Five years ago, Dr. Marko Hingi, decided to start an emergency medical system in Mwanza, Tanzania. He didn’t know a whole lot about emergency medical services (EMS), but he knew that Mwanza needed one. A study published by doctors from the city’s main medical center showed that less than 1% of road traffic injury victims were being transported to their hospital by ambulance — most were arriving under the care of untrained responders in private vehicles. The same was true for patients with other types of emergency condition – whether it was a mother in labor, a child who had drowned, or a baby with diarrhea, patients with life-threatening medical conditions were basically on their own to find a way to the hospital. This wasn’t an academic topic for Dr. Hingi, either: he knew from personal experience how difficult it was for the acutely ill and injured to find transport to the hospital in Tanzania.
Equipped with little more than the desire to do some good and an Internet connection, Dr. Hingi and his nonprofit organization, the Tanzania Rural Health Movement (TRHM), set out on a mission to launch Mwanza’s first prehospital emergency care system. Five years, and close to 1,000 emergency responses later, Dr. Hingi is getting ready to open a new emergency dispatch center in Mwanza.
Funded through support from private donors, Trek Medics International, and the Segal Family Foundation, the new building will serve dual purposes, housing TRHM’s dispatch center as well as a dispensary to support street medicine program where TRHM serves through their community medical outreaches.
We sat down with Dr. Hingi recently to get updates on the new dispatch center and learn more about TRHM’s plans for improving access to prehospital emergency care in Mwanza.
Who can call TRHM’s new dispatch center?
Anyone can call us at anytime, 24-7, by calling 0800 750 112. The number’s toll-free, graciously provided to us by Vodacom, and will be answered by nurses who can help assess the situation and give directions to bystander as they alert and dispatch local responders to the scene to provide rapid response and care.
Are you worried that the number is too complicated to remember?
No. Tanzanians are very used to memorizing numbers, so we don’t think this will be too difficult. They can also save the number in their phones and we will be running community outreach campaigns to help people memorize it. We would of course prefer a short number, but that will require more support from the other telecom companies and the government, and there are people who need help now so we will do what we can with what we have.
Can you tell us more about the responders that you dispatch?
The responders include local bodaboda drivers, members of the Mwanza Fire Rescue Force, the Traffic Police, and TRHM volunteer community health workers, who have all been trained in first aid and basic life support by TRHM.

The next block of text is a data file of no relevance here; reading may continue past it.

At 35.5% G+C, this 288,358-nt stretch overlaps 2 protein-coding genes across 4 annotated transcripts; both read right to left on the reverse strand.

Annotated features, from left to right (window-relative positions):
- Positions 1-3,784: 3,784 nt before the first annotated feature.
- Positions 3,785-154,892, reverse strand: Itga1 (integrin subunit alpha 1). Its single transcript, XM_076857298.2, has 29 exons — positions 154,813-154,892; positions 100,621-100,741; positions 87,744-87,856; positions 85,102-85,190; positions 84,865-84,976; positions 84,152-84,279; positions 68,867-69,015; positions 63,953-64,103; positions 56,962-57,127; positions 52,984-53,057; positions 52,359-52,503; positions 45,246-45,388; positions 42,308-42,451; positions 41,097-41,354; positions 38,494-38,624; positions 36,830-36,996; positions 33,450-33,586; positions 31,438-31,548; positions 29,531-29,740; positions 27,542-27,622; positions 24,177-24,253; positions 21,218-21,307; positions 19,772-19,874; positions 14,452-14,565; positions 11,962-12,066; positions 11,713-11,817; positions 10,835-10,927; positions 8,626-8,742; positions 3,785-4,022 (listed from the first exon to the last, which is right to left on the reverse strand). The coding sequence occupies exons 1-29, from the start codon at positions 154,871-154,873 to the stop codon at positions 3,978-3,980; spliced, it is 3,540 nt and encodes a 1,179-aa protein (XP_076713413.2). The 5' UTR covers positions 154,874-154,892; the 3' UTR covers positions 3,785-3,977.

How long will it take for responders to arrive on scene?
Our goal is that responders arrive on-scene within 5 minutes. It can vary depending on where the incident occurs, and how much traffic there is, but we are averaging now around 7 minutes for all calls, with the majority of those within 5 minutes. However, our dispatch center is also staffed with nurses to give directions and help community members who are already on scene take precautions and help the patient into a safe position until our responders arrive.
Can you tell us how it works?
When someone calls the toll-free number, 0800 750 112, the nurse will answer the phone and ask the caller a series of questions about the incident. She will then send out an alert by text message to all of the first responders in the region with information about the location of the incident and the type of emergency. This will include boda-boda drivers, ambulance drivers, the fire department and the police department, if there is a need for security measures to be considered.
When should people call you?
People should call us whenever they witness a life-threatening medical emergency, 24-7. We have the ability to provide triage and transportation to the appropriate medical center or hospital. If you witness a crime, call the police. If you have a fire, call the fire department. If they do not answer, you can call the TRHM Call Center for help and we can alert the fire department as well. But if you have a medical situation, such as a child birth, a sick child, a car accident, a drowning, or any number of typical emergency medical situations, call the toll-free number 0800 750 112.
What are your future plans?
Our hope is that the prehospital emergency care service will win the trust and support of the entire community – the people, the government, the businesses, everyone. No one is immune from unexpected emergencies, and everyone benefits when rapid care and transport is available. With the community’s support, we will be able to continue providing emergency care and expand to regions outside the city center. This has already started to happen, and it’s a very encouraging sign to us because it means that people are aware of what we offer and trust us. With more community support, we’ll be able to continue growing and educating nurses and prehospital responders on advanced life care while offering increased access to improved health care in the region.
You can always call, toll-free, 0800 750 112.